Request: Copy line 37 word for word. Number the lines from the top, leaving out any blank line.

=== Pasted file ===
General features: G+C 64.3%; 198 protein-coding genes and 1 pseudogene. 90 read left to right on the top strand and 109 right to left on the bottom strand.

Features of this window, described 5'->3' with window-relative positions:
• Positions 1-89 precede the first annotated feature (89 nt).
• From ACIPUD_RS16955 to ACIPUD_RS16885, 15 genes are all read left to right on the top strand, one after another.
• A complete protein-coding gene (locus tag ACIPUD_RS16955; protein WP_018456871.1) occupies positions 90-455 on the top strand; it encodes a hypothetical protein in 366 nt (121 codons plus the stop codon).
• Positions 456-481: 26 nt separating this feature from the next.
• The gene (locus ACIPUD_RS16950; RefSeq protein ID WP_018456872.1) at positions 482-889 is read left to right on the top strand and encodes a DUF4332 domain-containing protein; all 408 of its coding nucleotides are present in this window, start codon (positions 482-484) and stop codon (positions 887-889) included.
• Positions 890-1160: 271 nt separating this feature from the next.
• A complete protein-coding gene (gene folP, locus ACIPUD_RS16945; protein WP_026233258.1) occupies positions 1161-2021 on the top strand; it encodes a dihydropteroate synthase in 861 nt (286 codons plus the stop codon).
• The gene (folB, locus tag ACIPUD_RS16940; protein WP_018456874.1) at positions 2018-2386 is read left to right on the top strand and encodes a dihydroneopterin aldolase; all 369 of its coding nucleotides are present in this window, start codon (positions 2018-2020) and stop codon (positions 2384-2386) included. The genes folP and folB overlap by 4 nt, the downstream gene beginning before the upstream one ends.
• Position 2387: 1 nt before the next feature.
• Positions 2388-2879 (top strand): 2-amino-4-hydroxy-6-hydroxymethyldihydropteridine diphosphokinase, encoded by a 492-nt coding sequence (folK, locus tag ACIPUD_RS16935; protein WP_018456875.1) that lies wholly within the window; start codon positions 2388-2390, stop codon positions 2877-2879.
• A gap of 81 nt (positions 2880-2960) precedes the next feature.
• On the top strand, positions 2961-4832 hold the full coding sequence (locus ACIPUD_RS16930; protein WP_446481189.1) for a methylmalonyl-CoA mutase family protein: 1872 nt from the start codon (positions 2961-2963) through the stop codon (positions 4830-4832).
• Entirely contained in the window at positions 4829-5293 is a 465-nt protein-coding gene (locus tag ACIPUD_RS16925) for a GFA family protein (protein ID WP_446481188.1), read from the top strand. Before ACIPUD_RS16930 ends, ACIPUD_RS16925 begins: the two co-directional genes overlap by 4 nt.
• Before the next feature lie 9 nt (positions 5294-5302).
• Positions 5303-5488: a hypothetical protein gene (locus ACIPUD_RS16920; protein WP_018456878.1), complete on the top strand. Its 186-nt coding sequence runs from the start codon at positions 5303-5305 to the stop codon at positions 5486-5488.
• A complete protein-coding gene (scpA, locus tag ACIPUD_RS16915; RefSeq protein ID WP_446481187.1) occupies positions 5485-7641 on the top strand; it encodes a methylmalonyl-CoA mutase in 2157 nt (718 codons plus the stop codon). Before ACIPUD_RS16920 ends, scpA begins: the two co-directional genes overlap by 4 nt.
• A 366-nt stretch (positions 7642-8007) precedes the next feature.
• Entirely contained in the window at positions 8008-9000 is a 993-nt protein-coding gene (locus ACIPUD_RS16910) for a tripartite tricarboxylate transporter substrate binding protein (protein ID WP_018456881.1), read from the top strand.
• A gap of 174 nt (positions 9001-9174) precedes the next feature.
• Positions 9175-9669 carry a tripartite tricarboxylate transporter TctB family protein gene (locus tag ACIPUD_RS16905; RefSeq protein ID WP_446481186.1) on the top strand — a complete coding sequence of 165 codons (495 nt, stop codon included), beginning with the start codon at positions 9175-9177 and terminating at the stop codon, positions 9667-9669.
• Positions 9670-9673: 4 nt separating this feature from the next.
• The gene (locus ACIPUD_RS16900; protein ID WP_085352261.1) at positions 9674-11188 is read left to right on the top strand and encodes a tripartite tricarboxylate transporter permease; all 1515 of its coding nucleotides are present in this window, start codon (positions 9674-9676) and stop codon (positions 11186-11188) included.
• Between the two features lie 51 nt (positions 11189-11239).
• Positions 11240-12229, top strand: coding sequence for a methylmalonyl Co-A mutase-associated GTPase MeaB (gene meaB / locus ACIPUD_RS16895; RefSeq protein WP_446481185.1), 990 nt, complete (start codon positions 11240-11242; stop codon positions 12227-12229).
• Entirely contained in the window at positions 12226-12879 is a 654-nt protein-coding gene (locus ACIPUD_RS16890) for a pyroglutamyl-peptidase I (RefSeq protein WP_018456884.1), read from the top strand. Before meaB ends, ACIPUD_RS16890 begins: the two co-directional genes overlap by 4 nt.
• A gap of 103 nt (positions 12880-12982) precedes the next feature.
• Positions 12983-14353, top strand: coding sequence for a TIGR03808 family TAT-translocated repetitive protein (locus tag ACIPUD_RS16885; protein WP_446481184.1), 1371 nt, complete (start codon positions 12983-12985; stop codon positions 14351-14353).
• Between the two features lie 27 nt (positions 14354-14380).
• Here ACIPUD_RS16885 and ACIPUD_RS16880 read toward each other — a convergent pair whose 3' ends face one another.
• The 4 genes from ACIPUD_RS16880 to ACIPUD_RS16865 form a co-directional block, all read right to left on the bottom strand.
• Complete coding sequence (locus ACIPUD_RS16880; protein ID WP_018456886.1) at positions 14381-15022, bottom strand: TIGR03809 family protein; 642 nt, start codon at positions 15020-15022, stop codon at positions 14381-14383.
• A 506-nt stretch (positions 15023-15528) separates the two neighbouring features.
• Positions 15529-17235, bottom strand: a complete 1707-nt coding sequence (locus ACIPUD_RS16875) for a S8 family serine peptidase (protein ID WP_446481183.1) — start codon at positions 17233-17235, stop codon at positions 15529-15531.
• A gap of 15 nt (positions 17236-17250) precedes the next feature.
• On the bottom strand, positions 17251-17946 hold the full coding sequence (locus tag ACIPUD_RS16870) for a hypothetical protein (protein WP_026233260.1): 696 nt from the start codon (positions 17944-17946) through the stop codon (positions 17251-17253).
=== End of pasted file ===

• On the bottom strand, positions 17251-17946 hold the full coding sequence (locus tag ACIPUD_RS16870) for a hypothetical protein (protein WP_026233260.1): 696 nt from the start codon (positions 17944-17946) through the stop codon (positions 17251-17253).